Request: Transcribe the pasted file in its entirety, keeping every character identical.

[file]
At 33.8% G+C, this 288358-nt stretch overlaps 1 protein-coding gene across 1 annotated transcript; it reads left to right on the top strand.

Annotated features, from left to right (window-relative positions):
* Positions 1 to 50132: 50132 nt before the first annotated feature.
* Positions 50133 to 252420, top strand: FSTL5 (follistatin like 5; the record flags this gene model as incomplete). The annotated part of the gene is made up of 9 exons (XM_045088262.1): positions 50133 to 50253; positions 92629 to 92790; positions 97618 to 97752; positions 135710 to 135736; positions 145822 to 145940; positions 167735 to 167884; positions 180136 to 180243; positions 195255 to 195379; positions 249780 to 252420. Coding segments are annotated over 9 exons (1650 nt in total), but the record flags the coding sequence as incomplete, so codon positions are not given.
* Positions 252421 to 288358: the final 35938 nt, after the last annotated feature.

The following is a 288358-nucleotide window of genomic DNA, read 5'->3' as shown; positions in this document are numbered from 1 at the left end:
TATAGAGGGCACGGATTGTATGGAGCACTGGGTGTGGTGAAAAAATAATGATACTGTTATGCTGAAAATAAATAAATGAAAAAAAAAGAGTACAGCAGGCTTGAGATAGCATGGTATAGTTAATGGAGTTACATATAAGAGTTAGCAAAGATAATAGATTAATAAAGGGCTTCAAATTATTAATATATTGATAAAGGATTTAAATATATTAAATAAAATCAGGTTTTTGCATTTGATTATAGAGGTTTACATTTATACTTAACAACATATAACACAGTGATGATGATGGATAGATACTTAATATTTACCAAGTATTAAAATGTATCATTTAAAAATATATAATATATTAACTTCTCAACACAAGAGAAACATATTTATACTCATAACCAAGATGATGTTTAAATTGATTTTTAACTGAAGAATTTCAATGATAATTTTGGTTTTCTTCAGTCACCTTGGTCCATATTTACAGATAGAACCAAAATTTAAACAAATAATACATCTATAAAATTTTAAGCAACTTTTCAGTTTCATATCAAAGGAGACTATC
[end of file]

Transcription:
At 33.8% G+C, this 288358-nt stretch overlaps 1 protein-coding gene across 1 annotated transcript; it reads left to right on the top strand.

Annotated features, from left to right (window-relative positions):
* Positions 1 to 50132: 50132 nt before the first annotated feature.
* Positions 50133 to 252420, top strand: FSTL5 (follistatin like 5; the record flags this gene model as incomplete). The annotated part of the gene is made up of 9 exons (XM_045088262.1): positions 50133 to 50253; positions 92629 to 92790; positions 97618 to 97752; positions 135710 to 135736; positions 145822 to 145940; positions 167735 to 167884; positions 180136 to 180243; positions 195255 to 195379; positions 249780 to 252420. Coding segments are annotated over 9 exons (1650 nt in total), but the record flags the coding sequence as incomplete, so codon positions are not given.
* Positions 252421 to 288358: the final 35938 nt, after the last annotated feature.

The following is a 288358-nucleotide window of genomic DNA, read 5'->3' as shown; positions in this document are numbered from 1 at the left end:
TATAGAGGGCACGGATTGTATGGAGCACTGGGTGTGGTGAAAAAATAATGATACTGTTATGCTGAAAATAAATAAATGAAAAAAAAAGAGTACAGCAGGCTTGAGATAGCATGGTATAGTTAATGGAGTTACATATAAGAGTTAGCAAAGATAATAGATTAATAAAGGGCTTCAAATTATTAATATATTGATAAAGGATTTAAATATATTAAATAAAATCAGGTTTTTGCATTTGATTATAGAGGTTTACATTTATACTTAACAACATATAACACAGTGATGATGATGGATAGATACTTAATATTTACCAAGTATTAAAATGTATCATTTAAAAATATATAATATATTAACTTCTCAACACAAGAGAAACATATTTATACTCATAACCAAGATGATGTTTAAATTGATTTTTAACTGAAGAATTTCAATGATAATTTTGGTTTTCTTCAGTCACCTTGGTCCATATTTACAGATAGAACCAAAATTTAAACAAATAATACATCTATAAAATTTTAAGCAACTTTTCAGTTTCATATCAAAGGAGACTATC